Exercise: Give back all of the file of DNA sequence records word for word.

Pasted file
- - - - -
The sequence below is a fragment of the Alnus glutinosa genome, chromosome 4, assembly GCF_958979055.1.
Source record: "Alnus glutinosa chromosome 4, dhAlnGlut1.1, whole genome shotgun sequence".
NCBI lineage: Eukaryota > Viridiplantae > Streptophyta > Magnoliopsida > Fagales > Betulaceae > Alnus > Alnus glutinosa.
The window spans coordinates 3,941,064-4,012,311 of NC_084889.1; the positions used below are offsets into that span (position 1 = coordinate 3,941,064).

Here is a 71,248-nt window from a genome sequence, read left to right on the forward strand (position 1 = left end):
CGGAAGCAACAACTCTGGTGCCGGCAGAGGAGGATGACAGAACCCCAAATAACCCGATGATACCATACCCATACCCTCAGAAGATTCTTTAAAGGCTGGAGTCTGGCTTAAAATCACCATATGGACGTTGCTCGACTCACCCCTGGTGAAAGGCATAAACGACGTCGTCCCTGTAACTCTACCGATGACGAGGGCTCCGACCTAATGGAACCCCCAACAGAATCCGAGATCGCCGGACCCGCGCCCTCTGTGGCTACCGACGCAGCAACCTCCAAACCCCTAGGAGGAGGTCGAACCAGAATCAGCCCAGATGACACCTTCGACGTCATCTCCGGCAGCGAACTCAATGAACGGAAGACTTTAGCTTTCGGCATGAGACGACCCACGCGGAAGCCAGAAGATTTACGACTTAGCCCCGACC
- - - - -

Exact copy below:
The sequence below is a fragment of the Alnus glutinosa genome, chromosome 4, assembly GCF_958979055.1.
Source record: "Alnus glutinosa chromosome 4, dhAlnGlut1.1, whole genome shotgun sequence".
NCBI lineage: Eukaryota > Viridiplantae > Streptophyta > Magnoliopsida > Fagales > Betulaceae > Alnus > Alnus glutinosa.
The window spans coordinates 3,941,064-4,012,311 of NC_084889.1; the positions used below are offsets into that span (position 1 = coordinate 3,941,064).

Here is a 71,248-nt window from a genome sequence, read left to right on the forward strand (position 1 = left end):
CGGAAGCAACAACTCTGGTGCCGGCAGAGGAGGATGACAGAACCCCAAATAACCCGATGATACCATACCCATACCCTCAGAAGATTCTTTAAAGGCTGGAGTCTGGCTTAAAATCACCATATGGACGTTGCTCGACTCACCCCTGGTGAAAGGCATAAACGACGTCGTCCCTGTAACTCTACCGATGACGAGGGCTCCGACCTAATGGAACCCCCAACAGAATCCGAGATCGCCGGACCCGCGCCCTCTGTGGCTACCGACGCAGCAACCTCCAAACCCCTAGGAGGAGGTCGAACCAGAATCAGCCCAGATGACACCTTCGACGTCATCTCCGGCAGCGAACTCAATGAACGGAAGACTTTAGCTTTCGGCATGAGACGACCCACGCGGAAGCCAGAAGATTTACGACTTAGCCCCGACC